This is the most popular and was launched in 2012. For a €500,000 (Dh2.08 million) investment in property, a residency permit is granted for a family, and is renewed every two years as long as the applicant spends at least 14 days there during every one-year period.
Like Portugal, Greece offers a residency visa programme for an investment in real estate. The plan was introduced in 2013 and offers a five-year permit. Unlike Portugal, there is no minimum stay period. Full citizenship may be granted after seven years.
The Mediterranean island nation offers two schemes, again through purchase of property. One offers permanent residency, the other citizenship, and both are considered the quickest and most efficient way for non-EU nationals to obtain a second EU passport.
Foreign investors from outside the European Union who put in more than €1 million into an approved investment fund can gain Irish residency. Applicants must have a net worth of at least €2 million, have no criminal record and pass background character checks.
Following the downturn in real estate, Spain began to offer residency permits to foreigners who invest at least €500,000 in property. The visa is renewable every two years and there’s no need for the foreigner nations to live in the country during that time to renew it.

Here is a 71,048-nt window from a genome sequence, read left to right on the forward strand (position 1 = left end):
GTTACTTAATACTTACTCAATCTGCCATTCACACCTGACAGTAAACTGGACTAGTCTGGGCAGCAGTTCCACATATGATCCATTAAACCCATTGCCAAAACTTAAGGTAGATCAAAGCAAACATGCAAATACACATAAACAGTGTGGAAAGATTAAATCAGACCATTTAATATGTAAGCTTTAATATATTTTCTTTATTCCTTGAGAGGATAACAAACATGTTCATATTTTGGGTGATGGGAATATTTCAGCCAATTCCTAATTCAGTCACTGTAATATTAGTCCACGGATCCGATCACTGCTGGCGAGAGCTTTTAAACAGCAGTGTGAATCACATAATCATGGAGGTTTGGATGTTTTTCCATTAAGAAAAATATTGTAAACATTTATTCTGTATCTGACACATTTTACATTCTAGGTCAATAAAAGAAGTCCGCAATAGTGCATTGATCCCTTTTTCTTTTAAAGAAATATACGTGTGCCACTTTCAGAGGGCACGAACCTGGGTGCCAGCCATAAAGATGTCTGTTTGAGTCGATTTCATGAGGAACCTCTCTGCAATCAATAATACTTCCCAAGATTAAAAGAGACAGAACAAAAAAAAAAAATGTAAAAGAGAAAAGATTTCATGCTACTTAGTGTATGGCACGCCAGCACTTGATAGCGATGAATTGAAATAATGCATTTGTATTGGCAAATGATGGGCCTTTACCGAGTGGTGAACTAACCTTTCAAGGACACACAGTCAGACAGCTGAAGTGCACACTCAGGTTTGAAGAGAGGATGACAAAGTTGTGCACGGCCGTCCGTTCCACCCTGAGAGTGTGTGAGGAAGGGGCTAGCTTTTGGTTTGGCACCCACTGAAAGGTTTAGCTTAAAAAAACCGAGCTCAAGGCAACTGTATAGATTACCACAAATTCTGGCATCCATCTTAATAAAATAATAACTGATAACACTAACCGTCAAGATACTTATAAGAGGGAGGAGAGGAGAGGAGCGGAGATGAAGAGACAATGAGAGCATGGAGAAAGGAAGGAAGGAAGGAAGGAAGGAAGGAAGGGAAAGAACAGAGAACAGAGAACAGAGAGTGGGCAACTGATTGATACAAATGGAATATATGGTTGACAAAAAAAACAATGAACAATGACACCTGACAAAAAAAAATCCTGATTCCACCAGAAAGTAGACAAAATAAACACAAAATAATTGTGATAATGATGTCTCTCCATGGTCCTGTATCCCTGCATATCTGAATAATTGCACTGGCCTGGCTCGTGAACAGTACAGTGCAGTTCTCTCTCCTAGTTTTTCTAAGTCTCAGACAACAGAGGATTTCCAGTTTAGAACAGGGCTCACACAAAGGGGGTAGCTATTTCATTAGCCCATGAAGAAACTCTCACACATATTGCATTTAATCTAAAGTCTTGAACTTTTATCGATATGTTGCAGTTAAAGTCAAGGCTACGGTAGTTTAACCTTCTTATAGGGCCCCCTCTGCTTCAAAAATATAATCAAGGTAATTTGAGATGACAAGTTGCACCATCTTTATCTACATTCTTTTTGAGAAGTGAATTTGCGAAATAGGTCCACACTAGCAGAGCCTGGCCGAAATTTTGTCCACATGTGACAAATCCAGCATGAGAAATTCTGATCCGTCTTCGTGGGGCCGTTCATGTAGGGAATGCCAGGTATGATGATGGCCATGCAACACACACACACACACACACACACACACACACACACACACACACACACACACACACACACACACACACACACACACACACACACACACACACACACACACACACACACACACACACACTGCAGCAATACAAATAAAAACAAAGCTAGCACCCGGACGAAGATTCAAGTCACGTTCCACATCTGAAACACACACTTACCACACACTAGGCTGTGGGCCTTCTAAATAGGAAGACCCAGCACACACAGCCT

The island nation offers a full citizenship scheme aimed at high-worth foreigners. Applicants must put at least €650,000 into a national investment fund, invest $150,000 (Dh550,950) into government-approved approve funds, and invest at least €350,000 in property. After a year’s residency, a full Maltese passport is issued along with citizenship.
Foreigners can apply for a Tier-1 visa, requiring a £2 million (Dh9.64 million) investment in property, allowing for a residency permit of 40 months. Applicants can apply to extend this for two more years, apply for indefinite leave to stay after five years, and seek full UK citizenship after six years.